In 2006, women with no schooling had very low reach of delivery platforms (all <20%) and even lower coverage of nutrition intervention (0%–18%). When comparing the group of women with no schooling to those with at least high school education, we observed higher coverage but wider opportunity gaps among higher education group (figure 3 and online supplemental table 2). For example, in 2006, ANC coverage was 85% in high education vs only 16% in low education groups, institutional delivery coverage was 93% vs 20%, respectively. The opportunity gaps between early ANC and IFA consumption was 38 pp in high education vs 19 pp in low education groups, between ANC and deworming was 79 pp vs 14 pp, respectively, and between institutional delivery and EIBF was 58 pp vs 4 pp, respectively. The corresponding SIIs for these indicators were positive and ranged from 32 to 68 pp.
Between 2006 and 2016, coverage improved for most indicators in both low and high education groups. However, among women with no education, the reach of most delivery platforms and coverage of nutrition interventions were still low (all <50%, except for institutional delivery at 64%). Compared with 2006, the opportunity gaps became narrower in high education group but were wider in the low education group in 2016. The reach of ANC declined among higher education women (from 85% to 73%).
In contrast with other indicators, the opportunity gaps between food supplementation, weighing of children and nutrition counselling were larger among low education group. This is due to higher reach of the platform but similar coverage of nutrition intervention among low education, compared with higher education groups. Among high education group, the reach of the platform and coverage of interventions were both low and therefore the gap was small.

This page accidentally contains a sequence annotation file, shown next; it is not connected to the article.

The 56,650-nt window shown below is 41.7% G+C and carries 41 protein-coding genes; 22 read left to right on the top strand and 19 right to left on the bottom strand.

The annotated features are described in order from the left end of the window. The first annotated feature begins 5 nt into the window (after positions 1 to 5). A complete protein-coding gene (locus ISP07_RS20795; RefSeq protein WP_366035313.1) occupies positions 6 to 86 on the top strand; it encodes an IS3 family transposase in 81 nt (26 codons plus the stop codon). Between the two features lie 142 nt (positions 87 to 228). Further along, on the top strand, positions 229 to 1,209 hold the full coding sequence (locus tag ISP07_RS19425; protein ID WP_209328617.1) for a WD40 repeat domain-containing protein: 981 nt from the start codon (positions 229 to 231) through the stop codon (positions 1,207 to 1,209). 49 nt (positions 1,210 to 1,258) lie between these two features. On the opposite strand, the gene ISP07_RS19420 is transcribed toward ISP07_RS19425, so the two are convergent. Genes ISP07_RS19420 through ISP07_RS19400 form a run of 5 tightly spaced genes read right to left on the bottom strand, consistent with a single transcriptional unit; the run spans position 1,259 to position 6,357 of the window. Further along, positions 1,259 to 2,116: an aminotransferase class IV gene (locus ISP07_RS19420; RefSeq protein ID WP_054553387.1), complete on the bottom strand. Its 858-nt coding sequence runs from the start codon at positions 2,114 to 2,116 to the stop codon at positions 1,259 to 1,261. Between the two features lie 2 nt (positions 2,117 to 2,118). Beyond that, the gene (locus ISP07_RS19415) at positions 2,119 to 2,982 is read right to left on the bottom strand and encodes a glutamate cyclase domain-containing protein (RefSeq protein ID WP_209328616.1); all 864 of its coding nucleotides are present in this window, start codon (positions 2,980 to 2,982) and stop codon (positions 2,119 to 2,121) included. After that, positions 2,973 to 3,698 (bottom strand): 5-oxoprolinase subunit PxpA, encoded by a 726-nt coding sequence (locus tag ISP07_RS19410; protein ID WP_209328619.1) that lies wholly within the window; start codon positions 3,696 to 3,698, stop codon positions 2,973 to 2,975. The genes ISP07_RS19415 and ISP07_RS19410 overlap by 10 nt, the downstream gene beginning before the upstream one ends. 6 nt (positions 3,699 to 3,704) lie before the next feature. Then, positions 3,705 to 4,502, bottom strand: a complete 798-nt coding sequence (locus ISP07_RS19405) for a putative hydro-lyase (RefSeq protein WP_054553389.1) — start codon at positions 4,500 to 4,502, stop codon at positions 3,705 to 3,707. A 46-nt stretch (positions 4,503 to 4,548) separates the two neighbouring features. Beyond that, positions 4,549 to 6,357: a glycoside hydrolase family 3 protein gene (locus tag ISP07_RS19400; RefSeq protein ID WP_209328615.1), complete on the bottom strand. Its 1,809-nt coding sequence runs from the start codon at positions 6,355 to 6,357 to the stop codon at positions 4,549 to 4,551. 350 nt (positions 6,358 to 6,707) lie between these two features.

Opportunity gaps by different levels of SES and residence
In 2006, the reach of the delivery platforms (except for food supplementation and weight monitoring among children) was lowest among the poor (quintile-Q1) living in rural areas, followed by the poor living in urban areas, and much higher among the rich (Q5) in both areas (figure 4 and online supplemental table 3). The coverage of nutrition interventions was also lower among the poor than the rich, but the difference was smaller for place of residence. The opportunity gaps were largest for the urban rich (42 pp between early ANC and IFA consumption, 78 pp between ANC and deworming, 60 pp between institutional delivery and EIBF), followed by rural rich (34 pp, 67 pp and 49 pp, respectively), and much smaller for the poor (8–29 pp).
Between 2006 and 2016, coverage improved for most delivery platforms and nutrition interventions for different socioeconomic groups in both rural and urban areas, except ANC which has been reduced among the rich (from 73% to 67% in rural areas and 84% to 74% in urban areas). Births in health facilities increased significantly, reaching 77% and 90%, respectively, in 2016, but EIBF increased at much slower rate, reaching only 39%–45%. Compared to 2006, most of the opportunity gaps in 2016 were narrower among different segment of the society, with wealth gaps reducing in all residential areas (SII ranged 16–52 pp in 2006 and 4–41 pp in 2016).
The pattern of food supplementation, weighing children and nutrition counselling was different from other indicators where the coverage was higher, and the gaps were larger among the rural poor compared with the urban rich.
Opportunity gaps by states